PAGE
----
Island Lodge Stockholm: The ROI of a Rustic & Refined Incentive Program

Island Lodge is located on a small private island 45 minutes from Stockholm in the Swedish archipelago, surrounded by thousands of other islands covered with native forest. There are seven high-tech geodesic dome tents overlooking the water, designed for corporate incentives for up to 14 pax. For planners seeking something way, way out of the ordinary, a couple nights here will have a powerfully calming effect on your group.

I knew this was going to be special because Island Lodge epitomizes the “glamping” and “digital detox” trends. As it turned out, this was one of the best group dinners of my life, best night’s sleep, and surprisingly, best hot tub.

Groups pull up by boat to a small dock in a little cove, leading to a safari-style camp restaurant at the end of the shore. It’s a couple minutes walk up an easy incline to the various camp tents, and as you’re walking your excitement builds in anticipation because you’re not quite sure what to expect.

The large domes turn out to be quite luxurious. They feature blond hardwood floors, animal skin rugs, fantastic beds with Mille Notti fine linens and wool pullovers, and a small wood burning stove. There are six orbital windows in each tent so you have great views of the woods around you.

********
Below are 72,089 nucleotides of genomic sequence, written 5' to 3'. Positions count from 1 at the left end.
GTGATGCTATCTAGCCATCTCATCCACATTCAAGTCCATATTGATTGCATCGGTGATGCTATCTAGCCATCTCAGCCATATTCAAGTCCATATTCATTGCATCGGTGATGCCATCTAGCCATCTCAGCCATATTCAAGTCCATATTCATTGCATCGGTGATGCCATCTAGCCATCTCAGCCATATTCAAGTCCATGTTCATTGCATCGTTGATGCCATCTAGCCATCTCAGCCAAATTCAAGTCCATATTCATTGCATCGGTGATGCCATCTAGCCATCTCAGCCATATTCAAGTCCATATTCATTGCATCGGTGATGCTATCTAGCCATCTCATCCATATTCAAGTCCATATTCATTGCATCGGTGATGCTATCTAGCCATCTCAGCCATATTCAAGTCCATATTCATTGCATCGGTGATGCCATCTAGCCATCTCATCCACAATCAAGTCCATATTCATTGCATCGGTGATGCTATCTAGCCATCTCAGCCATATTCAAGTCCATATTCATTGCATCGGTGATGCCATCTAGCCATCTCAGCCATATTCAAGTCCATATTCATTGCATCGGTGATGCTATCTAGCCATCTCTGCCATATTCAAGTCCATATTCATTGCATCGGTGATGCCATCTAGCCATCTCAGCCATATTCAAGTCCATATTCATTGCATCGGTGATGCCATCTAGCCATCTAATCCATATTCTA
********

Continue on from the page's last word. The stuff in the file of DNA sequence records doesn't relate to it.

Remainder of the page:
It goes without saying the area smells fantastic with all of the pines trees surrounding you.

You drop your bags inside the tent and then walk back to the safari camp where everyone gathers for wine and hors d’oeuvres with the owners, Torkild Berglund and Kristina Bonde. Torkild grew up in Norway and worked as a glacier climbing guide. Kristina spent part of her youth growing up in South Africa where her father worked for the World Bank.

They make quite a pair, and after a few minutes with them it’s easy to understand how their adventurous backgrounds inspired such a unique venture like Island Lodge.

“Our mission is good food, great design and excellent service, all within a stunning outdoor experience,” says Torkild. “There’s a Norway tradition to have huts as second homes where you can escape for a while, with no electricity, to clear your head. It’s a really healthy thing, so we’ve recreated that experience just outside Stockholm for corporate groups who can relax and be together in a different kind of environment.”


Dinner is served family style in the safari tent. Before and during the meal, either a member of the group or the staff builds a fire inside a metal box underwater in a hot tub on the edge of a small cliff overlooking the water. We’ll come back to that in a bit.

I was absolutely amazed how great our dinner tasted in the outdoors here. Visiting fine-dining chefs from some of Stockholm’s best restaurants prepare your dinner on open stoves by the water. The menu during our visit included smoked/beer-dipped Dutch mussels and a dry aged Australian strip with bearnaise, wild garlic, red onions and new potatoes. Dessert consisted of a superb white chocolate panna cotta with bourbon vanilla ice cream, cardamom croutons and fresh picked gooseberries from the island.